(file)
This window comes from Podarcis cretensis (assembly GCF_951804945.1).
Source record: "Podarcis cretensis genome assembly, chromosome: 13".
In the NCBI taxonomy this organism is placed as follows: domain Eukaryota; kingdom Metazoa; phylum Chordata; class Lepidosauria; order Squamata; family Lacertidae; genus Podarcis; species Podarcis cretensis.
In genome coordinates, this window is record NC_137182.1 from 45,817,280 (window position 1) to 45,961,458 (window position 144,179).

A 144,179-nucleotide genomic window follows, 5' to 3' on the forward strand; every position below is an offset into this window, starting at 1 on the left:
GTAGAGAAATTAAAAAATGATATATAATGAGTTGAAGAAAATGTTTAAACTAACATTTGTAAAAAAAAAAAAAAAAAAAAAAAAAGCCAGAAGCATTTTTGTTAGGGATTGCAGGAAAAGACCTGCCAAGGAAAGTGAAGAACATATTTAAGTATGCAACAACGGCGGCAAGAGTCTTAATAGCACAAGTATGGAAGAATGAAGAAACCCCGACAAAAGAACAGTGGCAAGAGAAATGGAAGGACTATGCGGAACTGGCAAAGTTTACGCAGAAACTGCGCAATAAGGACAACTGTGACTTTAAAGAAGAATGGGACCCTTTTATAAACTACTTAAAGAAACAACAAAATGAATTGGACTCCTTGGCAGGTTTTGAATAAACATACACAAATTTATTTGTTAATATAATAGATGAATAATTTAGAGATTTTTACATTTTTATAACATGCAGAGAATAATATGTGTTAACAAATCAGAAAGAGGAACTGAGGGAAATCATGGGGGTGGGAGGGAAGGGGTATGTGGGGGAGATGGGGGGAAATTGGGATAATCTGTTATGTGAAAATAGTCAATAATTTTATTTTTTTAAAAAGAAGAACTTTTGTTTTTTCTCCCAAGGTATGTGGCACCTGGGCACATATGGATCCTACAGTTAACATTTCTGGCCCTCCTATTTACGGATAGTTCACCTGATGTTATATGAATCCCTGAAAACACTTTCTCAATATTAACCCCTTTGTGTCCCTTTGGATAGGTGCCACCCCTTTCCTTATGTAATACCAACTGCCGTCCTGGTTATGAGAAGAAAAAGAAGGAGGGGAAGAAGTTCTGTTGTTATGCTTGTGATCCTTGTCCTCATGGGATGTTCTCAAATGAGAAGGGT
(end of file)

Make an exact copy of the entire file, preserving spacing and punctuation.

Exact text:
This window comes from Podarcis cretensis (assembly GCF_951804945.1).
Source record: "Podarcis cretensis genome assembly, chromosome: 13".
In the NCBI taxonomy this organism is placed as follows: domain Eukaryota; kingdom Metazoa; phylum Chordata; class Lepidosauria; order Squamata; family Lacertidae; genus Podarcis; species Podarcis cretensis.
In genome coordinates, this window is record NC_137182.1 from 45,817,280 (window position 1) to 45,961,458 (window position 144,179).

A 144,179-nucleotide genomic window follows, 5' to 3' on the forward strand; every position below is an offset into this window, starting at 1 on the left:
GTAGAGAAATTAAAAAATGATATATAATGAGTTGAAGAAAATGTTTAAACTAACATTTGTAAAAAAAAAAAAAAAAAAAAAAAAAGCCAGAAGCATTTTTGTTAGGGATTGCAGGAAAAGACCTGCCAAGGAAAGTGAAGAACATATTTAAGTATGCAACAACGGCGGCAAGAGTCTTAATAGCACAAGTATGGAAGAATGAAGAAACCCCGACAAAAGAACAGTGGCAAGAGAAATGGAAGGACTATGCGGAACTGGCAAAGTTTACGCAGAAACTGCGCAATAAGGACAACTGTGACTTTAAAGAAGAATGGGACCCTTTTATAAACTACTTAAAGAAACAACAAAATGAATTGGACTCCTTGGCAGGTTTTGAATAAACATACACAAATTTATTTGTTAATATAATAGATGAATAATTTAGAGATTTTTACATTTTTATAACATGCAGAGAATAATATGTGTTAACAAATCAGAAAGAGGAACTGAGGGAAATCATGGGGGTGGGAGGGAAGGGGTATGTGGGGGAGATGGGGGGAAATTGGGATAATCTGTTATGTGAAAATAGTCAATAATTTTATTTTTTTAAAAAGAAGAACTTTTGTTTTTTCTCCCAAGGTATGTGGCACCTGGGCACATATGGATCCTACAGTTAACATTTCTGGCCCTCCTATTTACGGATAGTTCACCTGATGTTATATGAATCCCTGAAAACACTTTCTCAATATTAACCCCTTTGTGTCCCTTTGGATAGGTGCCACCCCTTTCCTTATGTAATACCAACTGCCGTCCTGGTTATGAGAAGAAAAAGAAGGAGGGGAAGAAGTTCTGTTGTTATGCTTGTGATCCTTGTCCTCATGGGATGTTCTCAAATGAGAAGGGT